Paying spouse from an S-corp

Non-investing personal finance issues including insurance, credit, real estate, taxes, employment and legal issues such as trusts and wills
Post Reply
Topic Author
fyre4ce
Posts: 349
Joined: Sun Aug 06, 2017 11:29 am

Paying spouse from an S-corp

Post by fyre4ce » Mon Aug 05, 2019 3:06 pm

My spouse is an independent contractor and the sole owner of an S-corp. Up to this point, the corp has only paid her; she's the one who performs the work that brings in the revenue. I'm considering if there are some tax advantages to having me get paid from the business. I believe I perform enough support work for the business, including financial and bookkeeping support, and I've been directly involved in a particular business project this year, to justify a payment in the $10-20k range. One major benefit is that I could potentially contribute 25% of earnings into a spousal account of the Solo 401k. I already contribute the maximum annual elective deferral in my full-time W-2 job (unrelated). A few questions for the experts here:

-Could I get paid from the business on a 1099 instead of a W-2? This seems more attractive in a few ways. I'd still pay payroll tax on Schedule C/SE, but only Medicare tax as my other W-2 earnings are greater than the SSWB. If I got paid on a W-2, the business would withhold both SS and Medicare, and I'd get the employee half of SS back at the end of the year, but I think there's no way to recover the employer side (whereas if I pay payroll tax on Schedule SE it's automatically just Medicare). 1099 income would also count as QBI on our personal return whereas W-2 would not. I believe any business expenses I would have should be deductible in either case, on a Schedule C, or from the corporation.

-If I get paid on a 1099 instead of a W-2, can I still get a 25% Solo 401k spousal contribution? If not, I suppose I could open my own Solo 401k.

-If we had a Solo 401k that supported the Mega Backdoor Roth, and I get something like a $5,000 employer match, does that mean I could MBR up to $51k ($56k - $5k)? If so this seems like another potential big benefit.

Thanks in advance!

Edit: If it matters, I believe the work I am doing for the business could be reasonably defended as "independent contractor" type work - my involvement in a project is as a consultant for a fixed length of time in a field that's not related to her trade, and no-one pays their bookkeeper and financial advisor on a W-2, those are 1099 trades too.

Spirit Rider
Posts: 11864
Joined: Fri Mar 02, 2007 2:39 pm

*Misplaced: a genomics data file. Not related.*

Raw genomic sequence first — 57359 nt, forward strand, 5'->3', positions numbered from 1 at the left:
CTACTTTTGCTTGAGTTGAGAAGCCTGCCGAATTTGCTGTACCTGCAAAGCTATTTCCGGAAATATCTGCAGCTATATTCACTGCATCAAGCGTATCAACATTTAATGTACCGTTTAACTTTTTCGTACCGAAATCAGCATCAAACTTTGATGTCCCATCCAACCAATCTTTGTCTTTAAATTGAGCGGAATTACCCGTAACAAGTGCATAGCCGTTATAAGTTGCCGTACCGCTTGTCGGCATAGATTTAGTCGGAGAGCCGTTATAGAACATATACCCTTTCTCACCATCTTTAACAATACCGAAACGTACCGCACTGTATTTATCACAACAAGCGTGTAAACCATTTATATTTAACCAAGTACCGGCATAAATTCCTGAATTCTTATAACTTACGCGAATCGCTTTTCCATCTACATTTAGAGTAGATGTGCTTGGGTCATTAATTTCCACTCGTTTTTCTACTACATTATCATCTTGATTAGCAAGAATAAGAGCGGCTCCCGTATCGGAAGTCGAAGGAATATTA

Re: Paying spouse from an S-corp

Post by Spirit Rider » Mon Aug 05, 2019 3:33 pm

There is no increase in total employer contributions from your contributions unless she has reached the annual addition limit and could not make them herself.

Is either or both of your respective W-2 Box 3 Social Security SS earnings > the SS maximum wage base MWB (2019 = $132,900)?

If both are < or > the SS MWB there is no benefit to your W-2 pay/employer contributions over hers. Only if hers is < and yours > will there be a FICA benefit.

Total employee + employer contributions can not exceed the annual addition limit. You would need $56K in W-2 wages to maximize the MBR. Your wife would have to amend her current one-participant 401k plan to a custom 401k. No one provides that free of charge.

It is never proper to pay an immediate family member on a 1099. There is no way for them to be classified as an "independent" contactor. It would fail all IRS control requirements.

Topic Author
fyre4ce
Posts: 349
Joined: Sun Aug 06, 2017 11:29 am

Re: Paying spouse from an S-corp

Post by fyre4ce » Mon Aug 05, 2019 4:12 pm

Spirit Rider wrote:
Mon Aug 05, 2019 3:33 pm
There is no increase in total employer contributions from your contributions unless she has reached the annual addition limit and could not make them herself.

Is either or both of your respective W-2 Box 3 Social Security SS earnings > the SS maximum wage base MWB (2019 = $132,900)?

If both are < or > the SS MWB there is no benefit to your W-2 pay/employer contributions over hers. Only if hers is < and yours > will there be a FICA benefit.

Total employee + employer contributions can not exceed the annual addition limit. You would need $56K in W-2 wages to maximize the MBR. Your wife would have to amend her current one-participant 401k plan to a custom 401k. No one provides that free of charge.

It is never proper to pay an immediate family member on a 1099. There is no way for them to be classified as an "independent" contactor. It would fail all IRS control requirements.
Thanks, Spirit Rider. You're exactly who I hoped would respond. :-)